Brayton Management owner Bill Bode said the demand for rental housing in Menomonee Falls has risen to a level he has never seen before. That’s why he’s anxious to get started on a downtown development that’s been four years in the making.
Bode, who owns several properties downtown, is planning to construct two new apartment buildings along Appleton Avenue in the heart of the Village Centre. The project will include 64 new apartments, enclosed and surface parking, and 1,000 square feet of retail space.
The project calls for demolishing deteriorated vacant buildings along Appleton Avenue that have become eyesores. Bode is also on the same block.
The first building will be constructed just one block south of Main Street along Appleton Avenue. The existing vacant buildings from N88W16661 to N16683 will be razed to make way for a four-story, 30-unit apartment building that will include retail space on the ground floor.
“We’ll be demolishing a larger retail building along Appleton Avenue that is past it’s economic life and has become obsolete,” Bode said.
A second apartment building would be constructed at Appleton Avenue and Garfield Avenue at the parking lot. The existing structure at N87W16585 Appleton Avenue would be razed, and a three-story, 34-unit apartment building would be constructed there. The first floor would consist of enclosed parking, and the reconfigured Village Park parking lot would retain 32 parking stalls.
Bode said rents for one-bedroom and two-bedroom apartments will range from the low $800s to the low $1,000s. He said the developments would be similar to the apartments on Main Street and Mill Street, and on Main Street and Grand Avenue.
Bode’s proposal will begin the approval process with the village in June, and construction could begin late summer or early fall, if all goes to plan. He said the projects will take about 10 to 12 months to complete once started. Bode said a total cost for the project is still to be determined.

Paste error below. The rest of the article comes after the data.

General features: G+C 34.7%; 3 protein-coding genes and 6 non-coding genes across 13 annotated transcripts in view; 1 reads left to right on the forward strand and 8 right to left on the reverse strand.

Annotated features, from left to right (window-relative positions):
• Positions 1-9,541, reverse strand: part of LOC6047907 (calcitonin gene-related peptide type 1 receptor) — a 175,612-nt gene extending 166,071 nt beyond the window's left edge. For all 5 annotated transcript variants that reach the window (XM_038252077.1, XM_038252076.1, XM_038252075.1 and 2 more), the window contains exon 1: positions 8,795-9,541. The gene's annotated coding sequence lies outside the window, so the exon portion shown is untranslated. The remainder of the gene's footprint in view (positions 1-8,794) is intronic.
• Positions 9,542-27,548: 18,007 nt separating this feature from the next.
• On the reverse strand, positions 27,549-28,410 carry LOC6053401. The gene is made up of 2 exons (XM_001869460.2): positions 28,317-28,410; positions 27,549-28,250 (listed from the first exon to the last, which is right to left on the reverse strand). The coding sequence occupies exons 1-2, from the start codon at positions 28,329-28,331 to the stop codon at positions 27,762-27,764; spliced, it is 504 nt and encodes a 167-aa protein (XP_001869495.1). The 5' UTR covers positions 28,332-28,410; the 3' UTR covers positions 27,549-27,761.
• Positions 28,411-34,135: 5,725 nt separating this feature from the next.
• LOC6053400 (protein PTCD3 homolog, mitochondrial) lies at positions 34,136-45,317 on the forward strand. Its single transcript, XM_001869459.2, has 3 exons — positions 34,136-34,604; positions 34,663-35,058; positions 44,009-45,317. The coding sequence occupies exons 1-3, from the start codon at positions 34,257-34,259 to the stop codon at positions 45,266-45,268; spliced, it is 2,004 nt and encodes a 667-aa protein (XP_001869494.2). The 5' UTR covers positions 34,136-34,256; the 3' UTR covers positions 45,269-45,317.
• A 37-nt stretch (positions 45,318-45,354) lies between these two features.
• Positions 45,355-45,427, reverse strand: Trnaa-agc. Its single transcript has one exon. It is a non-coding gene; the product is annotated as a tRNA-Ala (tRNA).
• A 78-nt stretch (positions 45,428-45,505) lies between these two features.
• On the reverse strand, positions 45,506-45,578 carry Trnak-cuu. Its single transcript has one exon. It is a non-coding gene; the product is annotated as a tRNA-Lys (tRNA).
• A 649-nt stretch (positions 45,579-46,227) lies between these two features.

A win-win for the developer and the village
Bode said the new apartments will attract a mix of young professionals, young couples and middle-aged single professionals. But apart from who may come, simply bringing more people to downtown is vital to economic growth in the Village Centre.
“This is a real reinvigoration of the downtown area and the Village Centre,” Bode said. “These people will be shoppers and consumers of other goods and services in the area. New housing is the key to economic development and revitalization in a downtown area.”
Village Centre Manager Barb Watters couldn’t agree more with Bode’s assessment of the new development’s impact. She said the new apartments will drive up foot traffic in downtown, and also improve the aesthetics of the Village Centre. Both factors are key to attracting new businesses.
“Retailers will look at this as a more viable downtown to locate, relocate, or have a second location. They won’t to go where the people and foot traffic are lacking,” Watters said. “There is no bad side of this project at all. We get a better tax base and foot traffic increases. It’s a win-win situation for us all.”
Throughout the summer, downtown businesses will be improving their facades utilizing a funding program from the village. However, Watters said no matter how many nice buildings are downtown people will notice the eyesores. Razing the buildings along Appleton Avenue will go a long way in improving the appearance downtown, Watters said.
Apartments in high demand
Bode is optimistic that the new apartments will fill quickly. He has noticed a shift in the market as purchasing a home becomes more difficult. Bode said he’s anxious to get the project started to capitalize on the changing rental market.
“The housing market and mortgage market has changed so dramatically over the past four years,” Bode said. “People don’t have the same access to mortgage money, and more people are choosing to rent rather than buy a home.”
Watters added that the convenience of living in a downtown apartment also pushes the demand higher. With gas prices soaring through the roof, she said it makes sense to locate downtown.
“With the all great restaurants and shops we have downtown, people can just come home from work and they don’t have to go back in their car to shop and eat,” Watters said.